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    #16
    What a great thread pickandgrin!

    I went to Midway College (now University), here in KY. AS in Nursing.

    My husband went to Eckerd College in Tampa, graduating with a BA in Business Administration.

    Neither of our alma mater schools are on our radar for our children.

    I have a small working list, that includes Wyoming Catholic, Marian University in Indianapolis, Asbury College, University of Kentucky and University of Louisville.
    Plans for 2020-21

    Year 10 of homeschooling with MP

    DD1 - 25 - Small Business owner with a STOREFRONT
    DD2 - 14 - 9th grade - HLS Cottage School/MPOA - equestrian
    DS3 - 12 - 5A Cottage School - soccer
    DS4 - 12 - 5A Cottage School -soccer
    DD5 - 8 - 3A, Cottage School -equestrian and Irish dance
    DS6 - 6 - MP K - home with Momma

    Comment


      #17
      DiannaKennedy Is Wyoming Catholic the school where they have a no cell phone policy for students? Two things: 1) I love that. May others have the guts to copy it. 2) It's wild that a college has to have an apparently Draconian policy in place to recreate *my* college experience. I graduated in 2000.
      Festina lentē,
      Jessica P

      2020-2021
      11th year HSing · 9th year MP
      @ Home, HLN, & Latin online
      11th, 9th, 6th, 3rd

      Highlands Latin Nashville Cottage School

      Comment


        #18
        Originally posted by Enigma View Post
        Art and Design:
        Savannah College of Art and Design/SCAD in GA.
        S was accepted here but finances made it prohibitively out of reach. This is THE school for what they teach, if you can afford it. Disney and other studios recruit heavily from here.

        U of Texas- Dallas
        Has a smaller design department under ATEC. Housing is a major issue as they have a huge shortage for transfer kids, like my son. Freshmen are guaranteed housing.
        Does UT Dallas guarantee freshman housing for 4 years? I have a friend from Baylor who is a chem professor there that has talked up UT Dallas as has my sister in Ft. Worth. I didn’t know housing was a problem for transfers.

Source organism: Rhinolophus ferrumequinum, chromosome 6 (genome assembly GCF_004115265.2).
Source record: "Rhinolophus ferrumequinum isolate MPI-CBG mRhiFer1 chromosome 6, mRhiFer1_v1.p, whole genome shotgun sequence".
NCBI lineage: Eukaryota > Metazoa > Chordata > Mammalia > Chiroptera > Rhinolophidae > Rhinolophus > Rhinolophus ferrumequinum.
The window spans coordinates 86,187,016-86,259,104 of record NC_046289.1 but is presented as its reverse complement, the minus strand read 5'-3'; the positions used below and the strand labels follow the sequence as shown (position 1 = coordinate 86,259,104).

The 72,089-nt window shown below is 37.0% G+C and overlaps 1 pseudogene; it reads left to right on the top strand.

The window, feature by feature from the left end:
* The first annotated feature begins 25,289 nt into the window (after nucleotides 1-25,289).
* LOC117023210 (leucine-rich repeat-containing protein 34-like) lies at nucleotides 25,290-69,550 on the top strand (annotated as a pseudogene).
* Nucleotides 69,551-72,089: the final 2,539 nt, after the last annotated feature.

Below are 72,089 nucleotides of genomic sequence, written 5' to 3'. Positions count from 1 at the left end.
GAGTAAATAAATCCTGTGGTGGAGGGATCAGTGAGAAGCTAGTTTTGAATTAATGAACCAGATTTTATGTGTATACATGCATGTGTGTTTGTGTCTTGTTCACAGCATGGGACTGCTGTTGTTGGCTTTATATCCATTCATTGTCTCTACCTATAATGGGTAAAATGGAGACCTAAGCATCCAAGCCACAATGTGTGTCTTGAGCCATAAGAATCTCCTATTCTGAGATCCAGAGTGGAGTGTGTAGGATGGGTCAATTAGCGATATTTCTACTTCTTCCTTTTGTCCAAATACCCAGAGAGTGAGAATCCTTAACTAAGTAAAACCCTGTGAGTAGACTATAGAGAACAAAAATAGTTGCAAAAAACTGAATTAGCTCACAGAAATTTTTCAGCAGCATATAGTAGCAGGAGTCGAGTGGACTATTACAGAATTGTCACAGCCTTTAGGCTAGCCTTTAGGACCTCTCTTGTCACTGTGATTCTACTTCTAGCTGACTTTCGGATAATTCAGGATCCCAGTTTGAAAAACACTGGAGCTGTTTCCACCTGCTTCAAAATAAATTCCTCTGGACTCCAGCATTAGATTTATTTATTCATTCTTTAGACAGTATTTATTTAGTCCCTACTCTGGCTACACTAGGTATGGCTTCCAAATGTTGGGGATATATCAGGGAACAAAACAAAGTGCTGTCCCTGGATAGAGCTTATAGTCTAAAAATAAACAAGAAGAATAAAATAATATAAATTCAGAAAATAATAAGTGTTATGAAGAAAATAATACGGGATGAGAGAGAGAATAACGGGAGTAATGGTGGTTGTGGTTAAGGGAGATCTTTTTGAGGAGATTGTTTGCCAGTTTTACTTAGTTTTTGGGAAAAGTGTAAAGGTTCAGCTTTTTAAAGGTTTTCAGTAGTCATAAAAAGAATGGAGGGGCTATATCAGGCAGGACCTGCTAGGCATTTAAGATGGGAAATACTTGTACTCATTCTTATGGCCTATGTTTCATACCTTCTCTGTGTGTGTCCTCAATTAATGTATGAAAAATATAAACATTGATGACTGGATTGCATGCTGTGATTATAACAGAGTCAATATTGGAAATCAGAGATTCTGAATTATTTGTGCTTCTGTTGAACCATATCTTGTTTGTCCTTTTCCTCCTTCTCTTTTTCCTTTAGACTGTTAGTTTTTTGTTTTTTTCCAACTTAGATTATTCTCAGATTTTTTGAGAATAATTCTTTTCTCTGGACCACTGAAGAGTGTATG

Dorinda

        For 2020-2021
        DD 17-12th with MPOA(Classical Studies 3), CLRC (Latin 6, Greek 5), Thinkwell (Calculus and Chemistry), Vita Beata (Divine Comedy), American History
        DS 15-9th with Lukeion(Latin 1 and Greek 1), Vita Beata (9th Literature)
        DS 12-7th with Right Start Level H online class, Vita Beata (6th Literature)
        DS 6 - 2nd blazing our own trail with Right Start D and a mix of MP materials

        Comment


          #19
          I really appreciate this thread - so helpful to us personally. Our older dd is getting ready to apply to colleges in a few months. She dearly wants to go to Hillsdale, but is trying to see what else might work. Her bent is languages, liberal arts, etc. If she had more of a math/science focus, we might be ok with any old state university that had a strong program in whatever. However, a student interested in the world of ideas definitely needs a certain type of school . Our second daughter thinks she is headed for doing accounting, and even as a rising grade 9 student, it looks like it might be a good match for her.

          For what it's worth, my husband graduated with a degree in Industrial Engineering from the University of Baja California, and I have a BSN (nursing) from the Ohio State University. We've been blessed with great careers, personally fulfilling, and it's allowed us to live comfortably. I highly encourage nursing for interested persons; I understand it's not for everyone, but besides the opportunities and the pretty good pay, it can be emotionally rewarding and its flexibility allows it to be combined with family life.
          Ora et labora,
          Sandra

          DD (17) - grade 12 (Divine Comedy, Precalculus, AP Latin, Senior Thesis, Fundamentals of the Faith, American Government, and Economics through MPOA Diploma Program)


          DD (13) - grade 9 (Algebra ll, Fourth Form Latin, Logic l & ll, High School Comp. ll, through MPOA. Aeneid/ History of the Romans, Geography lll, and Biology at home)